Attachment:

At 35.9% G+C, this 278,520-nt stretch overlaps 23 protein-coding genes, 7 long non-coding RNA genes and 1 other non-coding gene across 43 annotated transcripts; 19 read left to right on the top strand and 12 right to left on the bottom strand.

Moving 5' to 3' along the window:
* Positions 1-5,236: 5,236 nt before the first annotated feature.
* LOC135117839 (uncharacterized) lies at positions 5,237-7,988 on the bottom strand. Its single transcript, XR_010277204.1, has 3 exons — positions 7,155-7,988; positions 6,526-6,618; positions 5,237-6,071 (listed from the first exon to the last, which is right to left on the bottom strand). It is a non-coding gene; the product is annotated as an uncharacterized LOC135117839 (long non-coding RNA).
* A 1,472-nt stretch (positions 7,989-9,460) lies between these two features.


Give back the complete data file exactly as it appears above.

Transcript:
At 35.9% G+C, this 278,520-nt stretch overlaps 23 protein-coding genes, 7 long non-coding RNA genes and 1 other non-coding gene across 43 annotated transcripts; 19 read left to right on the top strand and 12 right to left on the bottom strand.

Moving 5' to 3' along the window:
* Positions 1-5,236: 5,236 nt before the first annotated feature.
* LOC135117839 (uncharacterized) lies at positions 5,237-7,988 on the bottom strand. Its single transcript, XR_010277204.1, has 3 exons — positions 7,155-7,988; positions 6,526-6,618; positions 5,237-6,071 (listed from the first exon to the last, which is right to left on the bottom strand). It is a non-coding gene; the product is annotated as an uncharacterized LOC135117839 (long non-coding RNA).
* A 1,472-nt stretch (positions 7,989-9,460) lies between these two features.